Many nuclear power plants around the world are not well prepared to defend against cyber attacks, according to a report from international think tank Chatham House.
Researchers in the report studied cyber defenses in nuclear plants worldwide for 18 months. They concluded that plant infrastructure was “insecure by design” because of their age. Digital systems have been adopted later in the nuclear industry than in other sectors.
The industry’s focus has also been on physical security and safety, which means less focus has been on cybersecurity, the report said. One such incident was the Stuxnet worm, which was a computer virus that had infiltrated computers at the Bushehr nuclear power plant in Iran in 2010.
Some industry-wide challenges the report spells out include the infrequency of cyber security incident disclosure at nuclear plants, which makes it difficult to assess the true extent of the problem and lead personnel to believe there are fewer incidents; limited cybersecurity standards and communication between cybersecurity companies and vendors; potential insufficient spending on cybersecurity; and fewer resources in developing countries to invest in cybersecurity.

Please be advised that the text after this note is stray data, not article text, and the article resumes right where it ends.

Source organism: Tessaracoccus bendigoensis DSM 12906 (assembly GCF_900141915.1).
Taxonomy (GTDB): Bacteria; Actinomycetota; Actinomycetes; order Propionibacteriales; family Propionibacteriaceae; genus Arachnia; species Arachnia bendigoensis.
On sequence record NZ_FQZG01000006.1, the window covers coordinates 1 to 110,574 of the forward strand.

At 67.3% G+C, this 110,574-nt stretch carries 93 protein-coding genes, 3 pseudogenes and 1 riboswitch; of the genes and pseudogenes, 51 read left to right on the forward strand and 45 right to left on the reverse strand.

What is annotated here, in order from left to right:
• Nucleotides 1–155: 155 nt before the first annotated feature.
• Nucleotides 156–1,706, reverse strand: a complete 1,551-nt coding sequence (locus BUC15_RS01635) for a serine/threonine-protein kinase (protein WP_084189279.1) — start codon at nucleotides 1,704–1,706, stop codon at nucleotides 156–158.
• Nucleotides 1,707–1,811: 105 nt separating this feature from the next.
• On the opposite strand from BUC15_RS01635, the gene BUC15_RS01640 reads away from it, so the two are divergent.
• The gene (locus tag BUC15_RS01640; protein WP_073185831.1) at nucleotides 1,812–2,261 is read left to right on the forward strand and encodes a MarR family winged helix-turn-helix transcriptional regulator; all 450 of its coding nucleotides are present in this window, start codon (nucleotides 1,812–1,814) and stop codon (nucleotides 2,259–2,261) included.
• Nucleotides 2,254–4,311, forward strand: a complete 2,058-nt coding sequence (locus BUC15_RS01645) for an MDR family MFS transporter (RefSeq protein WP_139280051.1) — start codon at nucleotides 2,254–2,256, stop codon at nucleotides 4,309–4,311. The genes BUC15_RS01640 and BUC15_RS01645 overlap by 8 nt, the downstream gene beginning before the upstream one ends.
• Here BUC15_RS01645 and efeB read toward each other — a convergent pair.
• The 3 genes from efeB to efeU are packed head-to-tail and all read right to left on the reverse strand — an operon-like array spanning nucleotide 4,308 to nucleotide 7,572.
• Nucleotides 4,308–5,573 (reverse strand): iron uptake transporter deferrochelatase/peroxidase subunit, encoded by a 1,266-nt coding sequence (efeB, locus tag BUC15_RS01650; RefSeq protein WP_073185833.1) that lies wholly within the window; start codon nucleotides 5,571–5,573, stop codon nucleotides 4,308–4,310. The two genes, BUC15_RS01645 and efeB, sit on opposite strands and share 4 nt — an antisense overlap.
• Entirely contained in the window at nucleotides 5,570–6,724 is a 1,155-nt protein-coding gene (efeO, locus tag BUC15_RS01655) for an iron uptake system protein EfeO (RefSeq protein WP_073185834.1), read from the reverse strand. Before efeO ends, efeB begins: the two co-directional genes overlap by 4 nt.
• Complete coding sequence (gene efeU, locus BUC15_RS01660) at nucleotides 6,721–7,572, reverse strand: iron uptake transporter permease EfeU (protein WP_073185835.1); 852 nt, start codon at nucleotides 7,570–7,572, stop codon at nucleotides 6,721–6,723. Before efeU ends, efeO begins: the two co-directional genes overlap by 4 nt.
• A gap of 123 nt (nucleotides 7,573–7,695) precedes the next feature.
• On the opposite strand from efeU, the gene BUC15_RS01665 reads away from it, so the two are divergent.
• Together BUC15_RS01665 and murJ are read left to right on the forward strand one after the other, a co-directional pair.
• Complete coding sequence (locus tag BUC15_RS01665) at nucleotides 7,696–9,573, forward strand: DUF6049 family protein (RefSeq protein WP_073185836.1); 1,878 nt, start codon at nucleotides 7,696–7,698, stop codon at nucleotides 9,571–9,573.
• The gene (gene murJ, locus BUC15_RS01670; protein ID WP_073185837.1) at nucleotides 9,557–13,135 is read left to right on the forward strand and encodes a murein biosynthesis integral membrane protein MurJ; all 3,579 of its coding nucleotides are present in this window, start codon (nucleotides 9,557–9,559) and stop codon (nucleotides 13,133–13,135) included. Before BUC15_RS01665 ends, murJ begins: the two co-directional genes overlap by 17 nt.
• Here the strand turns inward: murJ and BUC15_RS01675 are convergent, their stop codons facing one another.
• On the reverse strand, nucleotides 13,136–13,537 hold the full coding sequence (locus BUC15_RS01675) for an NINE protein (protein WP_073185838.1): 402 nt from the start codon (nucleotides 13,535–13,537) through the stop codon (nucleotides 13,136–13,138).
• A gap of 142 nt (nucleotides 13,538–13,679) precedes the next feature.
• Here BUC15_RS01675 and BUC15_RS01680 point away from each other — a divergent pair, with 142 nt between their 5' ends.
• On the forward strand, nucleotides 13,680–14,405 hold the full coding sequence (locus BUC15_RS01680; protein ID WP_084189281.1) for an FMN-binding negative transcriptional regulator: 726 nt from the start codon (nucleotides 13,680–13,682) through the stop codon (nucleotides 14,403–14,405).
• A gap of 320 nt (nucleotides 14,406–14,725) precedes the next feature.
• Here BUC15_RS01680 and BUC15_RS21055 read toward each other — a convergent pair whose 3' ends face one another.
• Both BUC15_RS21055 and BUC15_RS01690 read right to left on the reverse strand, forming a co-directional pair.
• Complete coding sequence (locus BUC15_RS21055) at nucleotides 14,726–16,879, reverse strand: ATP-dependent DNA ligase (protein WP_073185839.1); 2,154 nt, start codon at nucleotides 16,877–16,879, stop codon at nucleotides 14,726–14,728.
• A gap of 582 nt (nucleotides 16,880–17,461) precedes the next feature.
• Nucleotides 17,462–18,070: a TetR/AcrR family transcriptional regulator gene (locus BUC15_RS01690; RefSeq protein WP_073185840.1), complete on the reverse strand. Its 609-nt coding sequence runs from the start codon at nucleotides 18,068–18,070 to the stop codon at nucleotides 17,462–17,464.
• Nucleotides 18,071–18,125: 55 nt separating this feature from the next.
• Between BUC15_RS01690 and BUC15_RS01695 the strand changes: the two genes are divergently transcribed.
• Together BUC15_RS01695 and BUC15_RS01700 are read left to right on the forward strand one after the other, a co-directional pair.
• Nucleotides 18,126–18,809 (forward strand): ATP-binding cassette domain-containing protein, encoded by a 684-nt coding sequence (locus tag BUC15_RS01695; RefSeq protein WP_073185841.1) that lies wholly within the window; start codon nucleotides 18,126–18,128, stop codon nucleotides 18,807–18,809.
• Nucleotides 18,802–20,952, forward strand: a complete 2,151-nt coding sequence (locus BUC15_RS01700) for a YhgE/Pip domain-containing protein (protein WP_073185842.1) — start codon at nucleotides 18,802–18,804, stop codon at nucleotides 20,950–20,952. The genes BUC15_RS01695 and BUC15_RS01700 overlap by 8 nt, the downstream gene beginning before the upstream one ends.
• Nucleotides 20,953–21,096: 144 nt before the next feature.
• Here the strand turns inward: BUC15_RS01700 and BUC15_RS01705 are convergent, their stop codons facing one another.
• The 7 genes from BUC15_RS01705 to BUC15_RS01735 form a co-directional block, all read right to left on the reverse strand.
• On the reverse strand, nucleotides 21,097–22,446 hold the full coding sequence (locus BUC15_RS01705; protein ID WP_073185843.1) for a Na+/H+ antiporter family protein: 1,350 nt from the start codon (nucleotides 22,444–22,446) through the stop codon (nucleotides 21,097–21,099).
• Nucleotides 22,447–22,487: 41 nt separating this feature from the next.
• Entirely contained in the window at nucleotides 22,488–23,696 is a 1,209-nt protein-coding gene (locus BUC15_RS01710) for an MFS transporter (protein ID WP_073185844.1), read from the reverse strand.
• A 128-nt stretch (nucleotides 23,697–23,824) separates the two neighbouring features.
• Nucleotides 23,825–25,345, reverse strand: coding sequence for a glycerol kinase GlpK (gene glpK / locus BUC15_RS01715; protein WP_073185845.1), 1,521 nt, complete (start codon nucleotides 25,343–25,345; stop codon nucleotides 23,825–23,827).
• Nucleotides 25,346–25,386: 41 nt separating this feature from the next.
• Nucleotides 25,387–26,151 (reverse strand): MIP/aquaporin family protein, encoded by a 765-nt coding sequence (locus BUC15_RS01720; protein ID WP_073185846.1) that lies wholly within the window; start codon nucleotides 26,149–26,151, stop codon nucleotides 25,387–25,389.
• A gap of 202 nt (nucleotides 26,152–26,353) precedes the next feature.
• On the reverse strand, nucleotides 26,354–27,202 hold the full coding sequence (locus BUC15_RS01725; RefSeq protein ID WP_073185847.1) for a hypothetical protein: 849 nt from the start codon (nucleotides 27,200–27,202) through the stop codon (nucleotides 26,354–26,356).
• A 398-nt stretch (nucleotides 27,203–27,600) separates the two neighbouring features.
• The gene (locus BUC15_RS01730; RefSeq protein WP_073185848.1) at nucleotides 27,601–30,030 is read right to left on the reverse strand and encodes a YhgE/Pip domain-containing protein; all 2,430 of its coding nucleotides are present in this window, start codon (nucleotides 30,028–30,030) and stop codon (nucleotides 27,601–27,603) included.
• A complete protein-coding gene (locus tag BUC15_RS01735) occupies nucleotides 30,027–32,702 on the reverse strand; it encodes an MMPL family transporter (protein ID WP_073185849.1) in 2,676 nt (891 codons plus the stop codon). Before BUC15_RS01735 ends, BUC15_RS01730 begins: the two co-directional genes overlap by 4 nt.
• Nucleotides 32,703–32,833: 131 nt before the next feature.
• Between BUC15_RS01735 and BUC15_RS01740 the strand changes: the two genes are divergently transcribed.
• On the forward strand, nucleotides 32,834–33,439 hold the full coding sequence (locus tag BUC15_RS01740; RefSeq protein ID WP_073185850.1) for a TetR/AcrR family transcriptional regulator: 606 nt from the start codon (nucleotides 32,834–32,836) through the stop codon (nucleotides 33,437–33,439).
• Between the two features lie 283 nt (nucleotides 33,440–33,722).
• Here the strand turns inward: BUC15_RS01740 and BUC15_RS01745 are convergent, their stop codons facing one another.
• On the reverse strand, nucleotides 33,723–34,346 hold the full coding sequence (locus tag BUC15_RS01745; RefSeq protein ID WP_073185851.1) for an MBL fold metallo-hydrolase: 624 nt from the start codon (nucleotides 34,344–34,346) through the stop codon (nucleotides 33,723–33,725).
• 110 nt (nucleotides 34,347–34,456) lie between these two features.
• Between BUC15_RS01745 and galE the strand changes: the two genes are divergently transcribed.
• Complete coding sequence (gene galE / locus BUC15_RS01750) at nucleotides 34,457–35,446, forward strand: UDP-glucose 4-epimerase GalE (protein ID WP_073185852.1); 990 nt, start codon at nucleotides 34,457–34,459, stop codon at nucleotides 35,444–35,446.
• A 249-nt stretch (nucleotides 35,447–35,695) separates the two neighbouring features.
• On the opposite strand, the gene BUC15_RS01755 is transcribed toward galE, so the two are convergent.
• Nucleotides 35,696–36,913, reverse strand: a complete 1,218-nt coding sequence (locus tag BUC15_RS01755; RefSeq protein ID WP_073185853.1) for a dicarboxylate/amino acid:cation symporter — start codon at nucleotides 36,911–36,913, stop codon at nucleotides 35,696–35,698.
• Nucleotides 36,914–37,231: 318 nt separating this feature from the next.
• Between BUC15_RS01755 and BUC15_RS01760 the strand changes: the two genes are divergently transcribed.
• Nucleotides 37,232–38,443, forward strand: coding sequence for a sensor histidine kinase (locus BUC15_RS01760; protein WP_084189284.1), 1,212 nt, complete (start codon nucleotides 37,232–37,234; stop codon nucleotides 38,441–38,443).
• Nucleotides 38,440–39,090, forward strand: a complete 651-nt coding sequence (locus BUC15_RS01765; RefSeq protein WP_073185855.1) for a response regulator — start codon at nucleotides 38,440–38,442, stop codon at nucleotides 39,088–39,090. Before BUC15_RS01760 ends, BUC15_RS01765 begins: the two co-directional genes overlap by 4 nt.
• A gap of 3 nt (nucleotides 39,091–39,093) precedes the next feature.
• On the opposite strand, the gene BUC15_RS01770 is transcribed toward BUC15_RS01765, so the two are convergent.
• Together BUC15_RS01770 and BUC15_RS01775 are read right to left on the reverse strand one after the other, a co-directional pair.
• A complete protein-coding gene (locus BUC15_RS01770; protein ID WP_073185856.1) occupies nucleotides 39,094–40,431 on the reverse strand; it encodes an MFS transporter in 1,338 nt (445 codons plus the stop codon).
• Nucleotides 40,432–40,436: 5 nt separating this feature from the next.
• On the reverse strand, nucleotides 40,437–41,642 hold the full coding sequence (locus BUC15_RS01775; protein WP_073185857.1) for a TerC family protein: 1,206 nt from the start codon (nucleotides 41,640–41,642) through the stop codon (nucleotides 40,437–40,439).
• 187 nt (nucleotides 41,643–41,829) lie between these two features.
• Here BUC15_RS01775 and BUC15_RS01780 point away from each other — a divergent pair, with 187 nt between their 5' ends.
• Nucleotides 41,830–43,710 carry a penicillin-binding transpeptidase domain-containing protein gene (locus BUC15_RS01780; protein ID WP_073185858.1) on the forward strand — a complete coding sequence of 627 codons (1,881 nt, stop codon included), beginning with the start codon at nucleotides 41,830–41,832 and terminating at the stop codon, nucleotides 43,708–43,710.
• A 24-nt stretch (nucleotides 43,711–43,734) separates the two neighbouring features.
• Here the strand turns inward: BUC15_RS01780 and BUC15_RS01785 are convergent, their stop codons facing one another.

There are also cultural and technical challenges, such as a lack of integrated cybersecurity drills between nuclear plant personnel and cybersecurity personnel, reactive instead of proactive approaches and supply chain vulnerabilities.
Some recommendations the report makes are to assess the risk and attract more investment in cyber defenses, engage in robust dialogue between engineers and contractors to raise awareness of the risks, develop guidelines to measure risks in the nuclear industry, and implement rules not already in place to promote good IT “hygiene” in nuclear facilities.
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